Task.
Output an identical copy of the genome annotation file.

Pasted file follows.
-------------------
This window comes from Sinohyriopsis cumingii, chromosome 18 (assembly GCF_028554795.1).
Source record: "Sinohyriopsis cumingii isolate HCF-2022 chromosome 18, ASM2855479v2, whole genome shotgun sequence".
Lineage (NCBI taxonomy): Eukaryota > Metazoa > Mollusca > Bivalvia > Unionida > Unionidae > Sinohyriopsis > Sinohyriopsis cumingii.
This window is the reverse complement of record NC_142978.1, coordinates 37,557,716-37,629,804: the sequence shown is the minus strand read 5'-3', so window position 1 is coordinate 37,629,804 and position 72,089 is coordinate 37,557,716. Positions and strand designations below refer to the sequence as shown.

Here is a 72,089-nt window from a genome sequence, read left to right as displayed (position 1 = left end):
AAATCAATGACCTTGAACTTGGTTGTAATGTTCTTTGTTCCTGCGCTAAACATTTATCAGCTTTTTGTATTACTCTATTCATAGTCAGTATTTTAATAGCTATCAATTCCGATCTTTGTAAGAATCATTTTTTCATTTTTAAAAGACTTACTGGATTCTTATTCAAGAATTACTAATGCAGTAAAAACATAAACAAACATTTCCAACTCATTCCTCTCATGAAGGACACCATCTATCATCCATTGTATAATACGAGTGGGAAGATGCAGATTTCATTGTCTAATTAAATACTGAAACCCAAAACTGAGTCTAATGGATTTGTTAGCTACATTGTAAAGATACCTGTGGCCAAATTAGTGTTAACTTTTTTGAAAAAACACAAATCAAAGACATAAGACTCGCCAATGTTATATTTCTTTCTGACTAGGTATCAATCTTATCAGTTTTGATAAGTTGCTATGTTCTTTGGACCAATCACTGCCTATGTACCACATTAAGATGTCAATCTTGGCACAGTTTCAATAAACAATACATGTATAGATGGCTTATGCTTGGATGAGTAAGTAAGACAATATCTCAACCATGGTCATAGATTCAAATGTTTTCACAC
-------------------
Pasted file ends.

This window comes from Sinohyriopsis cumingii, chromosome 18 (assembly GCF_028554795.1).
Source record: "Sinohyriopsis cumingii isolate HCF-2022 chromosome 18, ASM2855479v2, whole genome shotgun sequence".
Lineage (NCBI taxonomy): Eukaryota > Metazoa > Mollusca > Bivalvia > Unionida > Unionidae > Sinohyriopsis > Sinohyriopsis cumingii.
This window is the reverse complement of record NC_142978.1, coordinates 37,557,716-37,629,804: the sequence shown is the minus strand read 5'-3', so window position 1 is coordinate 37,629,804 and position 72,089 is coordinate 37,557,716. Positions and strand designations below refer to the sequence as shown.

Here is a 72,089-nt window from a genome sequence, read left to right as displayed (position 1 = left end):
AAATCAATGACCTTGAACTTGGTTGTAATGTTCTTTGTTCCTGCGCTAAACATTTATCAGCTTTTTGTATTACTCTATTCATAGTCAGTATTTTAATAGCTATCAATTCCGATCTTTGTAAGAATCATTTTTTCATTTTTAAAAGACTTACTGGATTCTTATTCAAGAATTACTAATGCAGTAAAAACATAAACAAACATTTCCAACTCATTCCTCTCATGAAGGACACCATCTATCATCCATTGTATAATACGAGTGGGAAGATGCAGATTTCATTGTCTAATTAAATACTGAAACCCAAAACTGAGTCTAATGGATTTGTTAGCTACATTGTAAAGATACCTGTGGCCAAATTAGTGTTAACTTTTTTGAAAAAACACAAATCAAAGACATAAGACTCGCCAATGTTATATTTCTTTCTGACTAGGTATCAATCTTATCAGTTTTGATAAGTTGCTATGTTCTTTGGACCAATCACTGCCTATGTACCACATTAAGATGTCAATCTTGGCACAGTTTCAATAAACAATACATGTATAGATGGCTTATGCTTGGATGAGTAAGTAAGACAATATCTCAACCATGGTCATAGATTCAAATGTTTTCACAC